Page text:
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Discovery awards boost research on rural health
Author: Liezel Engelbrecht
Published: 05/10/2017

Two family medicine registrars from Stellenbosch University's Faculty of Medicine and Health Sciences recently received a much needed financial boost for their research that targets the improvement of rural health conditions.

Drs Karlien Doubell and Milton Groenwald both received a Rural Fellowship Award granted by the Discovery Rural Foundation. These awards are allocated to registrars in family medicine who have demonstrated a commitment to pursue a career in rural healthcare.

“The award focusses on MMed research with a contribution to medical knowledge in the rural health and community context," Groenwald says. Doubell believes the prevailing inequality of healthcare in South Africa is due to the lack of resources and funding, also for research. “That's why receiving this award is wonderful." Doubell received R25 000 and Groenwald R10 000 to put towards their respective studies.

Groenewald's research will focus on growth, associated co-morbidities and mortality in children under five after treatment for severe acute malnutrition in the Oudtshoorn sub-district. “The study will assess the impact of the current rehabilitative and nutritional management programme by looking at a set of indicators six months after discharge. Malnutrition is an important recognised cause of childhood mortality in South Africa. It also affects a child's intellectual capacity, and on the long run the ability to contribute to a skilled work force and subsequently the economic status and growth of the country," he explains. “I'm grateful for being able to make a contribution towards child health, especially towards the improvement of child nutrition and decreased mortality."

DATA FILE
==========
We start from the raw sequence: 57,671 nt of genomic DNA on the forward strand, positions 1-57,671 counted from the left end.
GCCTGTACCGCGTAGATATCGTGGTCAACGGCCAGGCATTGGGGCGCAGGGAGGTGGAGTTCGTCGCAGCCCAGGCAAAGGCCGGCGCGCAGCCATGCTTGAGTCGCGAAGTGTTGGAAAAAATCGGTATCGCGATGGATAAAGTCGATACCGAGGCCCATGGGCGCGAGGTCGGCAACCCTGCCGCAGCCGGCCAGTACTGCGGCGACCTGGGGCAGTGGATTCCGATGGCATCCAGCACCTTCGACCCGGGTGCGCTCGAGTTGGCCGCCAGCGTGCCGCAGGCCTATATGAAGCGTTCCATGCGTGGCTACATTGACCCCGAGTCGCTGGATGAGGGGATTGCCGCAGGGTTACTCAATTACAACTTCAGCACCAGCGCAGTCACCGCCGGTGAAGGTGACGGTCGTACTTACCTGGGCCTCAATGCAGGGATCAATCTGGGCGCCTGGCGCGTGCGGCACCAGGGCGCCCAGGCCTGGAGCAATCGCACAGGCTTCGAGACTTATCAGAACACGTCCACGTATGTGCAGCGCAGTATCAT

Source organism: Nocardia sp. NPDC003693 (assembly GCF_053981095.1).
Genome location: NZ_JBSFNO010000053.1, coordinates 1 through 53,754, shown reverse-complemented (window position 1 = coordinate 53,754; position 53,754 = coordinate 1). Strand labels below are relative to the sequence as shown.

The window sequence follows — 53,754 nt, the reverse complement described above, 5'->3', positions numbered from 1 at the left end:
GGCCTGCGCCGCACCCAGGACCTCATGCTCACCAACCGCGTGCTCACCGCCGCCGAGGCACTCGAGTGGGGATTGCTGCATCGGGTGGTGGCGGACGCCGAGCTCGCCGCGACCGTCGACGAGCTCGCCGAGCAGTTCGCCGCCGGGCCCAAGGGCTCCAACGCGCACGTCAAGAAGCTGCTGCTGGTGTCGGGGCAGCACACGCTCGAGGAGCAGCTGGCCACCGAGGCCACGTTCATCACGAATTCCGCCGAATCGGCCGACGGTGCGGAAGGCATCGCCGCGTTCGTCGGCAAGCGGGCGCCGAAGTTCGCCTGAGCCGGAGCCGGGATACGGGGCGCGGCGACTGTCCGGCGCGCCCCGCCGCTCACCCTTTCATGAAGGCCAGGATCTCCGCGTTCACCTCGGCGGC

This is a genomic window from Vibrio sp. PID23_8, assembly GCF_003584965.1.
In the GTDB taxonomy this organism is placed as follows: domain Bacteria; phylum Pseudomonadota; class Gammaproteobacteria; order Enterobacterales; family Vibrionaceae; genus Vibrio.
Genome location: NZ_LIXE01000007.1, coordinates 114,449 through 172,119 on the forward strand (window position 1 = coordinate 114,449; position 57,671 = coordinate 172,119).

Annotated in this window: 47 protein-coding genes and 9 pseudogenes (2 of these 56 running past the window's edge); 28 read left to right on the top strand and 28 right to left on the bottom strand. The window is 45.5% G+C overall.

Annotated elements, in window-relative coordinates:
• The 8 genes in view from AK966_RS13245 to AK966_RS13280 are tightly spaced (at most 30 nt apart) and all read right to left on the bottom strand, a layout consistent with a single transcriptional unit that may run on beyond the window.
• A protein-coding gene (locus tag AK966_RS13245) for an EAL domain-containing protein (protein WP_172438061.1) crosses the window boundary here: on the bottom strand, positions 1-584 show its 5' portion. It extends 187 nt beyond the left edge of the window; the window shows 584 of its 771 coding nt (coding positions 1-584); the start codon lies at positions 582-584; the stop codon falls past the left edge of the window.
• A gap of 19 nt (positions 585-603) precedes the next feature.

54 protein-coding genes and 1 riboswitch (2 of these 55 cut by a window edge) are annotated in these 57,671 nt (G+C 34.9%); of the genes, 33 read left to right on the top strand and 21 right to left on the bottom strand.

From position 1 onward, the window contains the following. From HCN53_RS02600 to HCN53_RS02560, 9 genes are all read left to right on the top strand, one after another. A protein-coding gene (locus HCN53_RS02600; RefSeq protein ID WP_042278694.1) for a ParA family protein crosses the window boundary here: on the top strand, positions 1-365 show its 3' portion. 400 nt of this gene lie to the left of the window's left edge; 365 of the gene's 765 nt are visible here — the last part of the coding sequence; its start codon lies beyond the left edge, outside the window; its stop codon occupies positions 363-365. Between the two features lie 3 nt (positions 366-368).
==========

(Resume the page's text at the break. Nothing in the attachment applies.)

Doubell will be working in the Witzenberg sub-district on her research relating to a quality improvement cycle for TB contact management. “As in the rest of South Africa, TB places a great burden on the people living in the Witzenberg sub-district. We are still struggling with early case detection, thus people are still presenting at a late stage and in dire condition at the local hospital and clinics," she says. Doubell believes that the study could contribute towards improved TB contact management in rural areas and primary healthcare facilities across South Africa. “I have a big passion for rural healthcare and it fills me with great joy knowing that I can help communities most in need thereof."

Caption: Drs Milton Groenwald and Karlien Doubell.